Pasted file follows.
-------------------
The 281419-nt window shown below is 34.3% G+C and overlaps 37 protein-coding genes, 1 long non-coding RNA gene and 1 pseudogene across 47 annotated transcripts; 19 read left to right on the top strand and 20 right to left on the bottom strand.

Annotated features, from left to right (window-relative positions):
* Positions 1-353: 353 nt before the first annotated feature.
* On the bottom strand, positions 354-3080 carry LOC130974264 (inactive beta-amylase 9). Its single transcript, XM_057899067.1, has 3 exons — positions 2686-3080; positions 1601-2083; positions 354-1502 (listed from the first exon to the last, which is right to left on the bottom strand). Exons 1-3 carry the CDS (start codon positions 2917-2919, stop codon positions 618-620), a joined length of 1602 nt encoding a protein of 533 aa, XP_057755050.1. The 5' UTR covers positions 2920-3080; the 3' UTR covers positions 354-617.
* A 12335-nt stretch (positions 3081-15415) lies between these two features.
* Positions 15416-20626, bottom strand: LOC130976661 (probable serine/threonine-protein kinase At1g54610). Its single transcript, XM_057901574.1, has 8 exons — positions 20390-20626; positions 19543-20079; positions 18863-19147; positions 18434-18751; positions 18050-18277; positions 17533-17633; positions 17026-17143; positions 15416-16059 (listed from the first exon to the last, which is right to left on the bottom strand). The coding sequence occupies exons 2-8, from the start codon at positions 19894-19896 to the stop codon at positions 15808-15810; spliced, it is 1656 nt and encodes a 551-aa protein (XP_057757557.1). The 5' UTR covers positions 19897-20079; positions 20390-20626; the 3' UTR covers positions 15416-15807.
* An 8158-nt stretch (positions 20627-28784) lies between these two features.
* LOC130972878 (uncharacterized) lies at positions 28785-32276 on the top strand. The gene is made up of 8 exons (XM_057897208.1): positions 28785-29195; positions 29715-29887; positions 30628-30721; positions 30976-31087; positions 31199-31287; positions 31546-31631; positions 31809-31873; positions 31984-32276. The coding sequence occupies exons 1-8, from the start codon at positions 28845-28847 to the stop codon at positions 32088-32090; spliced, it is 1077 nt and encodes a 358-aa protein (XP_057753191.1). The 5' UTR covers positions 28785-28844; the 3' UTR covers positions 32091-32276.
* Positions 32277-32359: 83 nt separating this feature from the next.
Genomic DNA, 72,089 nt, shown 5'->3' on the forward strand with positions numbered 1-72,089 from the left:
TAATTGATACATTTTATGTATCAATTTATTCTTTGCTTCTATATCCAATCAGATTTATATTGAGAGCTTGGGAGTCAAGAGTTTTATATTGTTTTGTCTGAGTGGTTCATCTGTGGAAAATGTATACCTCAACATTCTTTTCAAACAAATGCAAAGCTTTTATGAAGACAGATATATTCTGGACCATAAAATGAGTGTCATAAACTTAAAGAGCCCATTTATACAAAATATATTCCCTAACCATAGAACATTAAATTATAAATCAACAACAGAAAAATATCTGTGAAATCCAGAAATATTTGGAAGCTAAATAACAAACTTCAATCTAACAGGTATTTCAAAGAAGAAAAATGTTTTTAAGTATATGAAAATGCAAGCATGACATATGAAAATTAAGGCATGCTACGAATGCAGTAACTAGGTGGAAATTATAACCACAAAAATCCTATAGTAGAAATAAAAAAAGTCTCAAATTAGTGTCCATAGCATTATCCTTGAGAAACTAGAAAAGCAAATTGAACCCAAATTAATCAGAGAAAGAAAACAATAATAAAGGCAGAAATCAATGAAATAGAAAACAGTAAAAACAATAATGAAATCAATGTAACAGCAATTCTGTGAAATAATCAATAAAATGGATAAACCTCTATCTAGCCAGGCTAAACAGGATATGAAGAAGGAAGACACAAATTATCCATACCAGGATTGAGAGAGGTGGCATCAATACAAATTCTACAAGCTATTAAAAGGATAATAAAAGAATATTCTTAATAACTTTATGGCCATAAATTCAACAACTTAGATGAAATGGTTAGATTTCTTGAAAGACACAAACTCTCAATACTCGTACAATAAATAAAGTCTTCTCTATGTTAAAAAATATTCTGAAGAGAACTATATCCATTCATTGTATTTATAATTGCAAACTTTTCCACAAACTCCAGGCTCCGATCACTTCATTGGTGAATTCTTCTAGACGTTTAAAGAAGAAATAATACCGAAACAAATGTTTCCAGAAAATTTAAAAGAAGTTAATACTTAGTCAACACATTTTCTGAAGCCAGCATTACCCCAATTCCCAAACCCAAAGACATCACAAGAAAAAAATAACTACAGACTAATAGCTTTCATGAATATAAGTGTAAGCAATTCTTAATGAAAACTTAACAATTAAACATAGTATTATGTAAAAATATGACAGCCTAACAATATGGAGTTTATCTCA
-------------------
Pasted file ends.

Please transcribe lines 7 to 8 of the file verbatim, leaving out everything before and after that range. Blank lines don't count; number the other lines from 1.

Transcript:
* An 8158-nt stretch (positions 20627-28784) lies between these two features.
* LOC130972878 (uncharacterized) lies at positions 28785-32276 on the top strand. The gene is made up of 8 exons (XM_057897208.1): positions 28785-29195; positions 29715-29887; positions 30628-30721; positions 30976-31087; positions 31199-31287; positions 31546-31631; positions 31809-31873; positions 31984-32276. The coding sequence occupies exons 1-8, from the start codon at positions 28845-28847 to the stop codon at positions 32088-32090; spliced, it is 1077 nt and encodes a 358-aa protein (XP_057753191.1). The 5' UTR covers positions 28785-28844; the 3' UTR covers positions 32091-32276.